particular job is determined by the size and material
uses are presented later in this chapter to help you
understand the differences in blades.
Use coarse pitch teeth for wide, heavy sections to
provide ample chip clearance. For thinner sections,
use a blade with a pitch that will keep two or more
The power hacksaw (fig. 5-53) is found in all
teeth in contact with the work so that the teeth will not
except the smallest shops. It is used to cut bar stock,
straddle the work and strip the teeth. In general, you
pipe, tubing, or other metal stock. It consists of a base,
should select blades according to the following
a mechanism for causing the saw frame to reciprocate,
and a clamping vise for holding the stock while it is
being sawed. There are two types of power hacksaws:
Coarse (4 teeth per inch) for soft steel, cast
the direct mechanical drive and the hydraulic drive.
iron, and bronze
The power hacksaw shown in figure 5-53 has a
Regular (6 to 8 teeth per inch) for annealed
capacity of 4" × 4". This means it can handle material
high-carbon steel and high-speed steel
up to 4 inches wide and 4 inches high.
Medium (10 teeth per inch) for solid brass
A power hacksaw will have one of three typos of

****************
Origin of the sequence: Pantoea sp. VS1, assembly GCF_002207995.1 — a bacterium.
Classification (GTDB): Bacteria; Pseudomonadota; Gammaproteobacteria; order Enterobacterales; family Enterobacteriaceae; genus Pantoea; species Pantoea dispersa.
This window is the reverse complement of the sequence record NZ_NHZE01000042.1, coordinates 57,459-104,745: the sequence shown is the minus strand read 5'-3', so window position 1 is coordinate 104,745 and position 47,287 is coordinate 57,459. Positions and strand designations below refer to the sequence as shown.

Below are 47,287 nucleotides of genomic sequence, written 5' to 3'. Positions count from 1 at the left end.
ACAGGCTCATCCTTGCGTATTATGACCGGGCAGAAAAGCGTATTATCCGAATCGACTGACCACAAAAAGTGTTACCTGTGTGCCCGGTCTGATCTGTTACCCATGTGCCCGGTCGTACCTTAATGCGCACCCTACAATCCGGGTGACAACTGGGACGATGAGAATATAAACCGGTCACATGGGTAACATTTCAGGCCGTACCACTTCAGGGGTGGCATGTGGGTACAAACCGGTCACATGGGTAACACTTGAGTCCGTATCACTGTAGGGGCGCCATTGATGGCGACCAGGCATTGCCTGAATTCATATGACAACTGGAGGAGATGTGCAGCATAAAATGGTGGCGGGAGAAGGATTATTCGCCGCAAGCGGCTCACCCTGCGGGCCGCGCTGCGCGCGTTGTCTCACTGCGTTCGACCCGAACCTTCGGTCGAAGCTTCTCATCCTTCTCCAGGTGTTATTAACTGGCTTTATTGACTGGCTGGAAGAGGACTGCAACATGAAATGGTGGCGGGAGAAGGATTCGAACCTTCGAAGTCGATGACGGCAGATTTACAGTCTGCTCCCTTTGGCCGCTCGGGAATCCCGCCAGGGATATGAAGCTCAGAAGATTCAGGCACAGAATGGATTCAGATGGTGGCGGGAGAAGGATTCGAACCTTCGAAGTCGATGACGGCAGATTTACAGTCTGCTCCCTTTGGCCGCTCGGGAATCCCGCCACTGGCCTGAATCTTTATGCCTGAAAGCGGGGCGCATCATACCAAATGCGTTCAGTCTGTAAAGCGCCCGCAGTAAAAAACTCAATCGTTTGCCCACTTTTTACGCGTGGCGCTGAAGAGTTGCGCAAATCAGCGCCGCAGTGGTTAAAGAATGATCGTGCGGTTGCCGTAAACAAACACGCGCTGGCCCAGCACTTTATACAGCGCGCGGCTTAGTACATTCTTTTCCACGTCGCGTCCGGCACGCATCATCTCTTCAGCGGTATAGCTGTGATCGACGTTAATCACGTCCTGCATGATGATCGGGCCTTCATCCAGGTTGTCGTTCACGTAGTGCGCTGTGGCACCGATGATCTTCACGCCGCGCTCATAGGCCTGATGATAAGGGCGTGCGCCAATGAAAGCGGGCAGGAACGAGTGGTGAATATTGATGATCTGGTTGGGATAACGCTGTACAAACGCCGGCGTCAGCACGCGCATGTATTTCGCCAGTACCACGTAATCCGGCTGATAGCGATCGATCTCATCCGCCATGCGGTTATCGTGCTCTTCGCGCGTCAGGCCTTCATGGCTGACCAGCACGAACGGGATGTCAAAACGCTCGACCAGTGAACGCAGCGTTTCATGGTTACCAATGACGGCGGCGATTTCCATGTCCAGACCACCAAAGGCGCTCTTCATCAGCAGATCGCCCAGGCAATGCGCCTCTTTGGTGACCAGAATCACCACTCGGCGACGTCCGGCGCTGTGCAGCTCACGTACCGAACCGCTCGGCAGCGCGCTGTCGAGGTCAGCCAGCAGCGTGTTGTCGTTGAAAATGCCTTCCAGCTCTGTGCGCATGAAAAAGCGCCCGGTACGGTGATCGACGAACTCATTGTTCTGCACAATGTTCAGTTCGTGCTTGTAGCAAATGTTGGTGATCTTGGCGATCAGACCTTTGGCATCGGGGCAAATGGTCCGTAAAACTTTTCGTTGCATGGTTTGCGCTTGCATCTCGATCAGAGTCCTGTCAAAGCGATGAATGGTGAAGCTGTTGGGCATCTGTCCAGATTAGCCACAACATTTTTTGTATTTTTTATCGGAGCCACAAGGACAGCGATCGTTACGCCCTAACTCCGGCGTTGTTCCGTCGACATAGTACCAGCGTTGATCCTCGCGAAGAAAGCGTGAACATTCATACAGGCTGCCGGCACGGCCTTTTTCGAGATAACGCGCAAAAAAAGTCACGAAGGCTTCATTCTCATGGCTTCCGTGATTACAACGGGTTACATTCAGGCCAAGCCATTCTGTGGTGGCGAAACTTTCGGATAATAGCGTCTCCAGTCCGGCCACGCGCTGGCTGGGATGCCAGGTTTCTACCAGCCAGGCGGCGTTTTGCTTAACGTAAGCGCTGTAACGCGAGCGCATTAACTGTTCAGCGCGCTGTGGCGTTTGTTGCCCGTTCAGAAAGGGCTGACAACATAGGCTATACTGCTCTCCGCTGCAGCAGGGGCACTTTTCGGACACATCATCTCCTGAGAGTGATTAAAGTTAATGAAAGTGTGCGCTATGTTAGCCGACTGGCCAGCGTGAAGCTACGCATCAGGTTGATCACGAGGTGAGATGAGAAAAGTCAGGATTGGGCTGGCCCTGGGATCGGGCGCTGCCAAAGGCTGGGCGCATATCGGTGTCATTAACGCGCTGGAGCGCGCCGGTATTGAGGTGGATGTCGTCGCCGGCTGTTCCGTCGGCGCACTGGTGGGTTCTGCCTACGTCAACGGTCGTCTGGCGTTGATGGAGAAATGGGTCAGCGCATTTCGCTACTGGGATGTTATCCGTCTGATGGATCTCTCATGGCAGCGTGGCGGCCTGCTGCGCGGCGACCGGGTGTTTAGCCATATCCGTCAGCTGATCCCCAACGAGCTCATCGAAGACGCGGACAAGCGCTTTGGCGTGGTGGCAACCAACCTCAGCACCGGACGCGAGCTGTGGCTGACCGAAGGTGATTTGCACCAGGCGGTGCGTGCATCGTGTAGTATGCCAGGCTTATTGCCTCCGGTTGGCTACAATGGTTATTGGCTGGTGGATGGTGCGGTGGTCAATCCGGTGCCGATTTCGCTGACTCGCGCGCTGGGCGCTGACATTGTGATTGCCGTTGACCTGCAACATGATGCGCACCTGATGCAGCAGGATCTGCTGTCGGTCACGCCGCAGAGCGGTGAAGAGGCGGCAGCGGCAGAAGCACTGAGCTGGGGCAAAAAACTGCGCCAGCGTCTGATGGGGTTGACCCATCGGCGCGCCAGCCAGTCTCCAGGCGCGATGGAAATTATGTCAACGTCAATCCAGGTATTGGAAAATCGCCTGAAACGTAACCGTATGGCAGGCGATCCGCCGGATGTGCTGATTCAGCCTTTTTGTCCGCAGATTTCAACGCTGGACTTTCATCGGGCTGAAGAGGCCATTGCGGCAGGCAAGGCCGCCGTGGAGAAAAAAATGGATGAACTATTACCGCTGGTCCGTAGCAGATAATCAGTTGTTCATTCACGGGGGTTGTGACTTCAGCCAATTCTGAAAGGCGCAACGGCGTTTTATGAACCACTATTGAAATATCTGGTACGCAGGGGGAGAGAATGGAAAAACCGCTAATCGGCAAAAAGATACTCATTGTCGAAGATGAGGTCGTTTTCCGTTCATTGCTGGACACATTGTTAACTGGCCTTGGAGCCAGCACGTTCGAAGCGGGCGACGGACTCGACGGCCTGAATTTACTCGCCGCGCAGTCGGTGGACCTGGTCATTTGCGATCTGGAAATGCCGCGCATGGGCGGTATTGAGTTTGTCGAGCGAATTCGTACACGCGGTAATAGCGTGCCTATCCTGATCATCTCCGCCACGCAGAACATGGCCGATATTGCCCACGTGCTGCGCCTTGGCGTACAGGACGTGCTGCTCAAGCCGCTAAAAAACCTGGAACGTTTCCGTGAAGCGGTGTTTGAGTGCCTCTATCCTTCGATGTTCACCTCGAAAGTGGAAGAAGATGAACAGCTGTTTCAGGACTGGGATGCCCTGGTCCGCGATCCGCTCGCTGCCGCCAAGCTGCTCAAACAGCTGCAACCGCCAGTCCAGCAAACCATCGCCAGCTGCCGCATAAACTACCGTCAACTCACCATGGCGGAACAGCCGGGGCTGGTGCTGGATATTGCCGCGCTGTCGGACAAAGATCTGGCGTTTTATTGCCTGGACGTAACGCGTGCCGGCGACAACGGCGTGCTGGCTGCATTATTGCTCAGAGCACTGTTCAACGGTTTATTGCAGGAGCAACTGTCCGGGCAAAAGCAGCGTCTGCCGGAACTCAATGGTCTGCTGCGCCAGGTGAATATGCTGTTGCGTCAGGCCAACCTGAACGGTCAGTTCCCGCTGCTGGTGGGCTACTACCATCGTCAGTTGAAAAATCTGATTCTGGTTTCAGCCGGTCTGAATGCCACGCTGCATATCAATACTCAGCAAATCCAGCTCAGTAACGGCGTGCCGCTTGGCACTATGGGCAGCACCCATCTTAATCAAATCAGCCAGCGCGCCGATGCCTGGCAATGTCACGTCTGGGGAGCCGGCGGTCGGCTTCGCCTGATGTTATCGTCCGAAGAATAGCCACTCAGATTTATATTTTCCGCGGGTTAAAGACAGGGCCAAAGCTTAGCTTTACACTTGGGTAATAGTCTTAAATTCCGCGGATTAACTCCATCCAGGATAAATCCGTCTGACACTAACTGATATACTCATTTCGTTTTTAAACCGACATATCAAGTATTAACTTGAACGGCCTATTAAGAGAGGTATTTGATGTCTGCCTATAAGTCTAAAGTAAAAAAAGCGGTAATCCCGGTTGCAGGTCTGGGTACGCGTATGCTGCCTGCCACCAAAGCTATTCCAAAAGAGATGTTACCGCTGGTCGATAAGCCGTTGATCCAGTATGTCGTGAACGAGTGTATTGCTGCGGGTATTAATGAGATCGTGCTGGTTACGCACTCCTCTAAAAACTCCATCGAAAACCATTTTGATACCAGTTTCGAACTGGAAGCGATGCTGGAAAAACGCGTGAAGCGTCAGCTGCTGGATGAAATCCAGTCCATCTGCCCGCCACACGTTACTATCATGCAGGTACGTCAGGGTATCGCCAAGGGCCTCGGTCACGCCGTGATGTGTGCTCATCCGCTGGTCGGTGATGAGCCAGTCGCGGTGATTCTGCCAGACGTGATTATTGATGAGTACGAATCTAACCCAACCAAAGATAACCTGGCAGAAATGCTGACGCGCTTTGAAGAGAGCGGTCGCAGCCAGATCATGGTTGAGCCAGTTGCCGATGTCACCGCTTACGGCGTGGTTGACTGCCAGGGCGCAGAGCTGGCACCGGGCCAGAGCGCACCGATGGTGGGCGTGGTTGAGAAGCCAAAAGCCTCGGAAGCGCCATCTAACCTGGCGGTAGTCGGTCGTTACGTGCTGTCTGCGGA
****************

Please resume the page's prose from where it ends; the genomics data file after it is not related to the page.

stock, iron pipe, and heavy tubing
Fine (14 teeth per inch) for thin tubing and
Mechanical feed, which ranges from 0.001 to
0.025 inch per stroke, depending upon the
class and type of material being cut
Hydraulic feed, which normally exerts a con-
Speed for hacksaws is stated in strokes-per-minute,
stant pressure, but is designed so that the feed
counting only those strokes that cause the blade to make
stops automatically at hard spots to decrease
a cut on the stock are counted. A gear shift lever is used
the pressure on the saw until the hard spot has
to change speeds. There may be a card attached to or
been cut through.
near the saw giving recommended speeds for cutting
various metals. However, you may use the following
Gravity feed, in which weights are placed on
the saw frame and shifted to give more or less
pressure of the saw blade against the material
-- Cold-rolled or machine steel, brass, and soft
metals--136 strokes per minute.
All three types of feed mechanisms lift the blade
-- Alloy steel, annealed tool steel, and cast iron--
clear of the work during the return stroke.
90 strokes per minute.
-- High-speed steel, unannealed tool steel, and
stainless steel--60 strokes per minute.
The blade shown in figure 5-54 is especially
designed for use with the power hacksaw. It is made
with a tough alloy steel back and high-speed steel
You should use a coolant for most power hacksaw-
teeth. This combination gives both a strong blade and
ing operations. (Cast iron should be dry when it is cut.)
a cutting edge suitable for high-speed sawing.
The coolant prevents overheating of the blade and stock
These blades vary as to the pitch of the teeth
along with increasing the cutting rate. A soluble oil
(number of teeth per inch). The correct pitch for a
solution with a mixture of the oil and water will be
suitable for most sawing operations. The normal mix-
ture for soluble oil is 40 parts water to 1 part oil. You
also may use a synthetic coolant.
METAL-CUTTING BANDSAW MACHINES
Metal-cutting bandsaw machines are standard
equipment on all repair ships and tenders. These
Figure 5-54.--Power hacksaw blade.